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Backpacker Magazine – October 2006

Lost: True Tales of Wilderness Treks Gone Desperately Wrong

From snowblindness to wrong turns, everyday wilderness adventures can turn ugly if you're not prepared for everything.

by: Jim Gorman


Wrong Turn

Robert Perkins, a fit 42-year-old professor, and his son Matthew, 15, had a big hike planned for a long August day. The pair would ascend central Oregon's Middle Sister and South Sister, and exit to Devil's Lake trailhead, where Robert's wife, Mary, would pick them up. It was a fairly straightforward route for experienced, well-equipped hikers like this father-son team.

One thousand feet below the summit of Middle Sister, with evening approaching and a storm brewing, the pair reached a decision point. "It was getting late, and I asked my son, 'Do you want to finish this mountain, or do you want to just go on over to South Sister where your mom's meeting us?'" says Robert. "We didn't have time to do both, and the weather was changing." Matthew voted to keep going up.

They figured they could catch a ride to meet Mary once they were down. After topping out in near whiteout conditions, the two descended along the ridge they had climbed earlier. But in the fog they missed a crucial turn and decided to follow a drainage system that Robert guessed would eventually dump them onto one of the many trails that surround the peak. No such luck.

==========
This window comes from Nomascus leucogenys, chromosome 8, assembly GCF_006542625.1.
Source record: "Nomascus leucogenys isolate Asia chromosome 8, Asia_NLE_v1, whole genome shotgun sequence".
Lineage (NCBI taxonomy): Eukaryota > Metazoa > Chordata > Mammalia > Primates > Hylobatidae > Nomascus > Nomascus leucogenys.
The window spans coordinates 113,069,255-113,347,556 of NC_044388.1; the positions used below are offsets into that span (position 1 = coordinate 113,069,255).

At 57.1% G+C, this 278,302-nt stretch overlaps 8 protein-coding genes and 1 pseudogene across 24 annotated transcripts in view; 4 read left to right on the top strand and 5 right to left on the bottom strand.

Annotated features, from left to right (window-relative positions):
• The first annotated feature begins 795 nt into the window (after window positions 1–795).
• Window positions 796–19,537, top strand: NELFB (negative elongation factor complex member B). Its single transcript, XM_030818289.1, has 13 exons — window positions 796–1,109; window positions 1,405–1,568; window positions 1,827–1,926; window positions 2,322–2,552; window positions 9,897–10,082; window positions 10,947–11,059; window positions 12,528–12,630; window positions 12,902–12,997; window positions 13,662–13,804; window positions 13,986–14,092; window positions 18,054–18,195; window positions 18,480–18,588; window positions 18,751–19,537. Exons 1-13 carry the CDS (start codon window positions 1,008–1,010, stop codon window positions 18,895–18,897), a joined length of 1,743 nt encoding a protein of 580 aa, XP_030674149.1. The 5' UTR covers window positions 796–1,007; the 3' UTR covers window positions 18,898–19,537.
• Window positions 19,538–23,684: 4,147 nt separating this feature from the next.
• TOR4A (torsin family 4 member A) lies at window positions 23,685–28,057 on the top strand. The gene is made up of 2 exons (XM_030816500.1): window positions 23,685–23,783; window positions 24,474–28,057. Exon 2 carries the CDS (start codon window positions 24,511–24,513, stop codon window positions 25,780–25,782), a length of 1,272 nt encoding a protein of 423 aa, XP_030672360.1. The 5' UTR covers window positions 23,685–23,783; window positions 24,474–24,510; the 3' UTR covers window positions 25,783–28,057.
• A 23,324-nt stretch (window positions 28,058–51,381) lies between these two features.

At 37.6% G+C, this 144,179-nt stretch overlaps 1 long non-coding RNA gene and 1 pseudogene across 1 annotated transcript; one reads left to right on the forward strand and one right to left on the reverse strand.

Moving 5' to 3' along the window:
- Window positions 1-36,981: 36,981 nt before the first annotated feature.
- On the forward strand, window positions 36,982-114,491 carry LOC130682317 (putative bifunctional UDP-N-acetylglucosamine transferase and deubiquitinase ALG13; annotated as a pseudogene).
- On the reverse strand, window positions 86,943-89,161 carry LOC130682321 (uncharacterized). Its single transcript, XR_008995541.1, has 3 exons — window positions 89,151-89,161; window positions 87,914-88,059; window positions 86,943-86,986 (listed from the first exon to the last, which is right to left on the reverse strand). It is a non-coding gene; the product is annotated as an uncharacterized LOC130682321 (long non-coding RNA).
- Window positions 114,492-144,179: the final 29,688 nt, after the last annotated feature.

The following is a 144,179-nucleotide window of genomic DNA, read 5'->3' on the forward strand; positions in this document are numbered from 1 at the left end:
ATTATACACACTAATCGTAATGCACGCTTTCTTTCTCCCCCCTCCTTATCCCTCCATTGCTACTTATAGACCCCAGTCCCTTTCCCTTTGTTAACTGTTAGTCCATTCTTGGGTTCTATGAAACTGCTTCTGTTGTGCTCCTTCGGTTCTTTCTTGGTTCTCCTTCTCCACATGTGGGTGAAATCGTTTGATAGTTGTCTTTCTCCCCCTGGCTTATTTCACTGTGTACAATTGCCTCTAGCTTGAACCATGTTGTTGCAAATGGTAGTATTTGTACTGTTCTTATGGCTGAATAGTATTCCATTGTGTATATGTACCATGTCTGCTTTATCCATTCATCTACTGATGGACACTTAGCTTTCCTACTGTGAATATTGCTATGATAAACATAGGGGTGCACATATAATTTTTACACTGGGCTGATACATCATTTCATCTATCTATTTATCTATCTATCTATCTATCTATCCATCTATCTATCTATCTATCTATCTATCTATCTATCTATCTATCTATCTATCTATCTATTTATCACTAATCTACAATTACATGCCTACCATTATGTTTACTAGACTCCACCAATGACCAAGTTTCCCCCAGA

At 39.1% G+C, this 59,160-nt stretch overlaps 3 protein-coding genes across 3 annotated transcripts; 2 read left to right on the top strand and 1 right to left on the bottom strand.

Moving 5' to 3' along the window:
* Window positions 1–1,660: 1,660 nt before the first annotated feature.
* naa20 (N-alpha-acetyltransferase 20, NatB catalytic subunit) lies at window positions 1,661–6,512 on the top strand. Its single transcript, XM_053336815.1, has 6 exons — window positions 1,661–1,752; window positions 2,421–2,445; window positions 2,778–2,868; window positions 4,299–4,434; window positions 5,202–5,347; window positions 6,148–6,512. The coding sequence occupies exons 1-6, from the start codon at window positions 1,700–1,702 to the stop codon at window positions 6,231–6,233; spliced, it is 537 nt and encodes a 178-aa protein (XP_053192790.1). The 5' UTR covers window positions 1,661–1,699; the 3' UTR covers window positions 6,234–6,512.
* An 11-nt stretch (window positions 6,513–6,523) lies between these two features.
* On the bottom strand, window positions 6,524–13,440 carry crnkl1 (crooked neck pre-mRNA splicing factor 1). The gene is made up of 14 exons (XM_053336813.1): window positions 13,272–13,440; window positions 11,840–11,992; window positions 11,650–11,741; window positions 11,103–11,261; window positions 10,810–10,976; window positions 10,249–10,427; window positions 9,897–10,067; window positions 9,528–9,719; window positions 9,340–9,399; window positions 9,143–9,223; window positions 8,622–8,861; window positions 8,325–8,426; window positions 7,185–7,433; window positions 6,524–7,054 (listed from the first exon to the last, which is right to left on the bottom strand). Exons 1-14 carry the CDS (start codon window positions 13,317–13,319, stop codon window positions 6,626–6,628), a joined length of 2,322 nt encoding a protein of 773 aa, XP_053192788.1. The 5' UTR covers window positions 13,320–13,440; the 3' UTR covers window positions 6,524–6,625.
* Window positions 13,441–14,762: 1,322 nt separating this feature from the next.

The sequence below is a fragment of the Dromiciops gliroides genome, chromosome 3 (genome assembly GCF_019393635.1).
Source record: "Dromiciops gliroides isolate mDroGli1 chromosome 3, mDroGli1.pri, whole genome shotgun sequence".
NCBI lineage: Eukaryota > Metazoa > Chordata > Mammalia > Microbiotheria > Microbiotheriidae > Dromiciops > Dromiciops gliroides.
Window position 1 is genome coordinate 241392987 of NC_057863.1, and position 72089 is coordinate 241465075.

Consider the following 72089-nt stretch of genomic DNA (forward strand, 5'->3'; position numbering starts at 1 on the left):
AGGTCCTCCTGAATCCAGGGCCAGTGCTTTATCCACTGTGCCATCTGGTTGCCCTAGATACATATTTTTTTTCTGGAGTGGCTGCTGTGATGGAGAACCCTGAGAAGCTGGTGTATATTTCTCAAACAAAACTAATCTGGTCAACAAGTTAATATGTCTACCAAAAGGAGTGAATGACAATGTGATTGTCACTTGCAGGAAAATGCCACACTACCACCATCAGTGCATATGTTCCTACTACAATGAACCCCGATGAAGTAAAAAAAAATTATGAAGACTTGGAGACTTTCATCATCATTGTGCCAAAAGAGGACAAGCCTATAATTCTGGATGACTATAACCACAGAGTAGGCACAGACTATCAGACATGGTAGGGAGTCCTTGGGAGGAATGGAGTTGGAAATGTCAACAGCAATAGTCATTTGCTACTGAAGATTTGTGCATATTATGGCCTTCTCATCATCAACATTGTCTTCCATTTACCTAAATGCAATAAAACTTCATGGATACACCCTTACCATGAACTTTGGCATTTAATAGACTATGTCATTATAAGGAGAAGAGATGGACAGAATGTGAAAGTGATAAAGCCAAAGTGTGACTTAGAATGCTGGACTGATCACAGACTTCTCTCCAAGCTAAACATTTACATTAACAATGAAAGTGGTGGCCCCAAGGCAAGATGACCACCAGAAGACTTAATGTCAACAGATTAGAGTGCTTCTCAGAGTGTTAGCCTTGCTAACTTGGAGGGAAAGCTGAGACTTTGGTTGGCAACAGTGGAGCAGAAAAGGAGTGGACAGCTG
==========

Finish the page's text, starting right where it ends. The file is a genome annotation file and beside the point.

With night falling, it was clear they'd have to bivouac. Robert rose early the next morning, on a cloudless day, and ascended a ridge in order to get cell-phone reception. He dialed 911 and, adding to a string of miscues, gave the dispatcher incorrect coordinates. Rescuers went off on a wild-goose chase well north of the Perkins' actual location. (Robert would later learn from searchers that the compass on his watch was miscalibrated by 28 degrees.)

Later, Robert called to leave a voicemail message for Mary, informing her that he and Matthew would hike out to Devil's Lake trailhead. When she delivered the message to searchers, they abandoned Pole Creek and drove 50 miles around to a new location. But father and son, still confused about their whereabouts, hopped on a climber trail approaching from Pole Creek–taking them away from their rescuers and right back where their saga began.



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